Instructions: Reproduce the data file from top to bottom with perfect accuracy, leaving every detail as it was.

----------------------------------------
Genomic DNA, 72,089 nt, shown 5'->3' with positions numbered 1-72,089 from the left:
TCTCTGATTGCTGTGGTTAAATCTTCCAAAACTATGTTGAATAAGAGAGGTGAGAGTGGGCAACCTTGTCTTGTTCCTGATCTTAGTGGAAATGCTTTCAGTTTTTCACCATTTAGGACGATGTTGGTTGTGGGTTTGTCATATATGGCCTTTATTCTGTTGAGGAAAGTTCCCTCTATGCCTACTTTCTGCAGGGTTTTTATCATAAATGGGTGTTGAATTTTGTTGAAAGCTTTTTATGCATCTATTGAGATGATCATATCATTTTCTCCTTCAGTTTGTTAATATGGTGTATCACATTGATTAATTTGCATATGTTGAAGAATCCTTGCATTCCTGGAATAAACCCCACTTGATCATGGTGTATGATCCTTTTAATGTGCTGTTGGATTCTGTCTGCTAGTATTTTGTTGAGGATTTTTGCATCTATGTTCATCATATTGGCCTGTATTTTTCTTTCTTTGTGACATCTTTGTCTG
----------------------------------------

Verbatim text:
Genomic DNA, 72,089 nt, shown 5'->3' with positions numbered 1-72,089 from the left:
TCTCTGATTGCTGTGGTTAAATCTTCCAAAACTATGTTGAATAAGAGAGGTGAGAGTGGGCAACCTTGTCTTGTTCCTGATCTTAGTGGAAATGCTTTCAGTTTTTCACCATTTAGGACGATGTTGGTTGTGGGTTTGTCATATATGGCCTTTATTCTGTTGAGGAAAGTTCCCTCTATGCCTACTTTCTGCAGGGTTTTTATCATAAATGGGTGTTGAATTTTGTTGAAAGCTTTTTATGCATCTATTGAGATGATCATATCATTTTCTCCTTCAGTTTGTTAATATGGTGTATCACATTGATTAATTTGCATATGTTGAAGAATCCTTGCATTCCTGGAATAAACCCCACTTGATCATGGTGTATGATCCTTTTAATGTGCTGTTGGATTCTGTCTGCTAGTATTTTGTTGAGGATTTTTGCATCTATGTTCATCATATTGGCCTGTATTTTTCTTTCTTTGTGACATCTTTGTCTG